Facebook just buried all your posts. How to fight back.
We already know that most of your Facebook posts never get to your fans. Now Meta is splitting its Feed in two, and the Main feed – the one that appears when you open the app – is entirely driven by algorithm-based discoveries from Reels, Stories, and other content.
If this new Main feed feels much like TikTok, it’s supposed to.
There is a second Feeds tab which includes a chronological feed of recent posts from friends, groups, people things, and Pages that you follow.
In theory, that’s good news, if – and it feels like a big if – fans click on that tab.
“One of the most requested features for Facebook is to make sure people don’t miss friends’ posts,” Meta CEO Mark Zuckerberg wrote in a Facebook post announcing the changes. “So today we’re launching a Feeds tab where you can see posts from your friends, groups, Pages and more separately in chronological order. The app will still open to a personalized feed on the Home tab, where our discovery engine will recommend the content we think you’ll care most about. But the Feeds tab will give you a way to customize and control your experience further.”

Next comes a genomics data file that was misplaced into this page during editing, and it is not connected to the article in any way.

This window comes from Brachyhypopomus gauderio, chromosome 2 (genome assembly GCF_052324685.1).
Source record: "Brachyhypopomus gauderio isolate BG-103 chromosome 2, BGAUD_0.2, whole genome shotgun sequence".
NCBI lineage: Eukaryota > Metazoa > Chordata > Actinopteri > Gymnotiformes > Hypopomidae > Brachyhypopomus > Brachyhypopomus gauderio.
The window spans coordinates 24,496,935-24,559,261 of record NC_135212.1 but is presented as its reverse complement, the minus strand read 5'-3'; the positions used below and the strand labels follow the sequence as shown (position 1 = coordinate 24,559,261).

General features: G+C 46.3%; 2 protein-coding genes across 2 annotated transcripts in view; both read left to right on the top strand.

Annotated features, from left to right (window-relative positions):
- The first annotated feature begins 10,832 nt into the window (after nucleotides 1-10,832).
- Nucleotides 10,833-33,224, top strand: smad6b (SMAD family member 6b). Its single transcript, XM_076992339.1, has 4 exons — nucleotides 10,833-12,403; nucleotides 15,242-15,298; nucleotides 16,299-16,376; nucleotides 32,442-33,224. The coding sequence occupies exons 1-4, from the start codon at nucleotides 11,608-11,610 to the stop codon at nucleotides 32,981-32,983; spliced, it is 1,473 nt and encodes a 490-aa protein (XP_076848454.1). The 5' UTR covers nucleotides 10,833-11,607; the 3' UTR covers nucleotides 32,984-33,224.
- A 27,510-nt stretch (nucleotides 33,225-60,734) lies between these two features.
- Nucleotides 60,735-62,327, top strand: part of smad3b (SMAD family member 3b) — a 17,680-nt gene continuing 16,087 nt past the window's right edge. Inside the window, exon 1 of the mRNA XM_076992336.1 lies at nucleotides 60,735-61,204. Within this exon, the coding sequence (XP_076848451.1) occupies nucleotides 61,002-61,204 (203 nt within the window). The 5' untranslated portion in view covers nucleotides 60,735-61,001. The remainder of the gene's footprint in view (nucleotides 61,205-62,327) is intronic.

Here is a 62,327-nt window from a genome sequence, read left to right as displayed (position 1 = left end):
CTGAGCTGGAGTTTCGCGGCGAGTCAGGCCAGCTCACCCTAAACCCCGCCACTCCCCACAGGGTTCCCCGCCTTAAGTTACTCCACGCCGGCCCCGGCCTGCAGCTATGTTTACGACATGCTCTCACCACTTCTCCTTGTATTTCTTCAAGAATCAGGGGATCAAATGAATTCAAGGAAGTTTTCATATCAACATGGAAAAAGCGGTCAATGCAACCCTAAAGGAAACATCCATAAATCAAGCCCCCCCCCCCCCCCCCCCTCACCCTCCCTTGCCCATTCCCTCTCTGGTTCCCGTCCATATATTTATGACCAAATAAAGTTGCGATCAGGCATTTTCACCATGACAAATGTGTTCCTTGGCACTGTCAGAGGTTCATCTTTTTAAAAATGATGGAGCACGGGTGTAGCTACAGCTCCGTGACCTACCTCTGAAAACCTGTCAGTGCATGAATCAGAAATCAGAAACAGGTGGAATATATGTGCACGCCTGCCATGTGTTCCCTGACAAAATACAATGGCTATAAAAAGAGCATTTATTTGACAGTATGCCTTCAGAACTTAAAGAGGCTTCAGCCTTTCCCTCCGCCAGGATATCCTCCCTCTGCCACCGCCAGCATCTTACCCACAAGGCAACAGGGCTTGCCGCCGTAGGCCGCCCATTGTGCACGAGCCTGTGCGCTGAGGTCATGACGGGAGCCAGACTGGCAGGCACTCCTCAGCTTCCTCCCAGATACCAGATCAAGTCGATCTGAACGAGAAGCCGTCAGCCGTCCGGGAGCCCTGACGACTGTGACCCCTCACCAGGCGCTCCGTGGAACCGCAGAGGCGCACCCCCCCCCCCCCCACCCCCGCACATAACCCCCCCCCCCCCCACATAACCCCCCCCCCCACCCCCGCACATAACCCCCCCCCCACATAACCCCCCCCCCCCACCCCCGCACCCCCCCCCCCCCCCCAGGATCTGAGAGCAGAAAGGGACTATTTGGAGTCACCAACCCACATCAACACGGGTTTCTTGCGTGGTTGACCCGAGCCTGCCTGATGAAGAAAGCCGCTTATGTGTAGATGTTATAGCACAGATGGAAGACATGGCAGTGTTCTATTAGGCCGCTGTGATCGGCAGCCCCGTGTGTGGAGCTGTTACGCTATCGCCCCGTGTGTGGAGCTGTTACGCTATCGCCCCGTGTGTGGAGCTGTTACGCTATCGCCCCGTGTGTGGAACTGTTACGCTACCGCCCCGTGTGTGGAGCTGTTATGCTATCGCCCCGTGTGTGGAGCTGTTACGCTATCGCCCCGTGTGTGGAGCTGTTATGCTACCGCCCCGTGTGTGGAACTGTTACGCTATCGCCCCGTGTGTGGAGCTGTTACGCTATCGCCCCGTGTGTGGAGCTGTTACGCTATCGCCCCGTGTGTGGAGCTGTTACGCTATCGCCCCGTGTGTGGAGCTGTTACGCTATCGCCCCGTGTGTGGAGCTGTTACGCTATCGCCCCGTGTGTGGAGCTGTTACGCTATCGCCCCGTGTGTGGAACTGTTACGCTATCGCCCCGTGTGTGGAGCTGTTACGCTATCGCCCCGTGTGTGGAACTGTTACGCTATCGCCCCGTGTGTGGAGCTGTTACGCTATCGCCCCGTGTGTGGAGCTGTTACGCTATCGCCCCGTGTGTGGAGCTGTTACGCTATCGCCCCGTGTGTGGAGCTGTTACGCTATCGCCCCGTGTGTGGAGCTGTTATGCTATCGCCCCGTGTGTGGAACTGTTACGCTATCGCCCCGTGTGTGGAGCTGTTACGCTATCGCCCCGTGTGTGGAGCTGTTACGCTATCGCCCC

How to fight back
Instead of writing posts, create short verticle videos and post them as Reels on Facebook.
Next, prioritize collecting email addresses from your fans. You control those – not a third-party social network. There are plenty of mailing programs like MailChimp that will help you.
Bandsintown – which has always let you message 100% of your fans without filtering – recently added email collection to the same free widget that tens of thousands of bands already use to share their tour dates online. They are also testing a 100% free drag and drop email program and are expected to make it available to all artists in the coming few weeks.
Start today. More as things develop.
Bruce Houghton is the Founder and Editor of Hypebot and MusicThinkTank and serves as a Senior Advisor to Bandsintown which acquired both publications in 2019. He is the Founder and President of the Skyline Artists Agency and a professor for the Berklee College Of Music.